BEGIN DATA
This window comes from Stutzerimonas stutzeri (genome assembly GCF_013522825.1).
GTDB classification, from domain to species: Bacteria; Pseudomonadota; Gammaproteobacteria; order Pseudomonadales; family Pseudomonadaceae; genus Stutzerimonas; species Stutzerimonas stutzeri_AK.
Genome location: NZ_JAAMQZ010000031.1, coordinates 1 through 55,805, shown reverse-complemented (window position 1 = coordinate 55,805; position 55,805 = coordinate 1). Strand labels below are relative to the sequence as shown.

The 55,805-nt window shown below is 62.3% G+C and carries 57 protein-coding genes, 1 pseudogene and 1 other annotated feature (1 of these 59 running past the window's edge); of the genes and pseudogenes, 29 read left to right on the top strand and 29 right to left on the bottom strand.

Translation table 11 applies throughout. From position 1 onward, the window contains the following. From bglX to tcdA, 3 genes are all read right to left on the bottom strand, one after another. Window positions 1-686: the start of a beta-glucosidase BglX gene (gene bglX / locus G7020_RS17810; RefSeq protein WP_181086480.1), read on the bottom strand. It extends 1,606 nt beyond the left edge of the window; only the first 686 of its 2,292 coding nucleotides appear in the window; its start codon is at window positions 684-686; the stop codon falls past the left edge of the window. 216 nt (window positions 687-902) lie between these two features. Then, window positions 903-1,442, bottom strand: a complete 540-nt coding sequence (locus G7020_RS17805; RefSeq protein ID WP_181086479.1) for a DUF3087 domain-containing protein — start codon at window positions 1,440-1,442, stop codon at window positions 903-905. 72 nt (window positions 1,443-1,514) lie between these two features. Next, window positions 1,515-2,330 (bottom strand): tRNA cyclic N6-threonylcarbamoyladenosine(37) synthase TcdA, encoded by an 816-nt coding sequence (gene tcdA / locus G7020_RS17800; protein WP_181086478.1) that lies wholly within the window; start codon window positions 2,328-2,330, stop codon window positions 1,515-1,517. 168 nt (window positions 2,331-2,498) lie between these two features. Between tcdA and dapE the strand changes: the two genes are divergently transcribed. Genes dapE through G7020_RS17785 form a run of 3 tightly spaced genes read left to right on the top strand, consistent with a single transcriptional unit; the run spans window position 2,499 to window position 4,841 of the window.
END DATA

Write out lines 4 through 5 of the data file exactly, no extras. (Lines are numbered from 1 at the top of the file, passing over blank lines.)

The 55,805-nt window shown below is 62.3% G+C and carries 57 protein-coding genes, 1 pseudogene and 1 other annotated feature (1 of these 59 running past the window's edge); of the genes and pseudogenes, 29 read left to right on the top strand and 29 right to left on the bottom strand.

Translation table 11 applies throughout. From position 1 onward, the window contains the following. From bglX to tcdA, 3 genes are all read right to left on the bottom strand, one after another. Window positions 1-686: the start of a beta-glucosidase BglX gene (gene bglX / locus G7020_RS17810; RefSeq protein WP_181086480.1), read on the bottom strand. It extends 1,606 nt beyond the left edge of the window; only the first 686 of its 2,292 coding nucleotides appear in the window; its start codon is at window positions 684-686; the stop codon falls past the left edge of the window. 216 nt (window positions 687-902) lie between these two features. Then, window positions 903-1,442, bottom strand: a complete 540-nt coding sequence (locus G7020_RS17805; RefSeq protein ID WP_181086479.1) for a DUF3087 domain-containing protein — start codon at window positions 1,440-1,442, stop codon at window positions 903-905. 72 nt (window positions 1,443-1,514) lie between these two features. Next, window positions 1,515-2,330 (bottom strand): tRNA cyclic N6-threonylcarbamoyladenosine(37) synthase TcdA, encoded by an 816-nt coding sequence (gene tcdA / locus G7020_RS17800; protein WP_181086478.1) that lies wholly within the window; start codon window positions 2,328-2,330, stop codon window positions 1,515-1,517. 168 nt (window positions 2,331-2,498) lie between these two features. Between tcdA and dapE the strand changes: the two genes are divergently transcribed. Genes dapE through G7020_RS17785 form a run of 3 tightly spaced genes read left to right on the top strand, consistent with a single transcriptional unit; the run spans window position 2,499 to window position 4,841 of the window.